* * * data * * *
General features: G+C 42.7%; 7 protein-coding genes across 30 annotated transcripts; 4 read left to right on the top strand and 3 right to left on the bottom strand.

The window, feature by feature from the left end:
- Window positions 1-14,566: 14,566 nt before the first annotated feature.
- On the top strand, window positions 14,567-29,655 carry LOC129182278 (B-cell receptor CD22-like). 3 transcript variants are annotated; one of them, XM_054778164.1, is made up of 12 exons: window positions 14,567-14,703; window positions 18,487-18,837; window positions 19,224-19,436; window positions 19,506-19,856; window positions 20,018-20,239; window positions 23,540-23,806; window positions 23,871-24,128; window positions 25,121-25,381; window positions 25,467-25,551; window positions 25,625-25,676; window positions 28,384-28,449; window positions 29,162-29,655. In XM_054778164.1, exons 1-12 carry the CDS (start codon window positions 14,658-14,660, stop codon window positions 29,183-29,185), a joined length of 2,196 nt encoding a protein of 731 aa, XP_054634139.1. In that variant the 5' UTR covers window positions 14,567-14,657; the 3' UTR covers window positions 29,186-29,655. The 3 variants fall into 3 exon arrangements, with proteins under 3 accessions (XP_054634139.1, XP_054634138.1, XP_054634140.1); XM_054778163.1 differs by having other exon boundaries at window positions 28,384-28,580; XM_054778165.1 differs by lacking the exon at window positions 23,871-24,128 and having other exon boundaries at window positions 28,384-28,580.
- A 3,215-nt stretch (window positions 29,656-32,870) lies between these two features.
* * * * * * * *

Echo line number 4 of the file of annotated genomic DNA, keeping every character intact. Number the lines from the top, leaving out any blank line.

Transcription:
- On the top strand, window positions 14,567-29,655 carry LOC129182278 (B-cell receptor CD22-like). 3 transcript variants are annotated; one of them, XM_054778164.1, is made up of 12 exons: window positions 14,567-14,703; window positions 18,487-18,837; window positions 19,224-19,436; window positions 19,506-19,856; window positions 20,018-20,239; window positions 23,540-23,806; window positions 23,871-24,128; window positions 25,121-25,381; window positions 25,467-25,551; window positions 25,625-25,676; window positions 28,384-28,449; window positions 29,162-29,655. In XM_054778164.1, exons 1-12 carry the CDS (start codon window positions 14,658-14,660, stop codon window positions 29,183-29,185), a joined length of 2,196 nt encoding a protein of 731 aa, XP_054634139.1. In that variant the 5' UTR covers window positions 14,567-14,657; the 3' UTR covers window positions 29,186-29,655. The 3 variants fall into 3 exon arrangements, with proteins under 3 accessions (XP_054634139.1, XP_054634138.1, XP_054634140.1); XM_054778163.1 differs by having other exon boundaries at window positions 28,384-28,580; XM_054778165.1 differs by lacking the exon at window positions 23,871-24,128 and having other exon boundaries at window positions 28,384-28,580.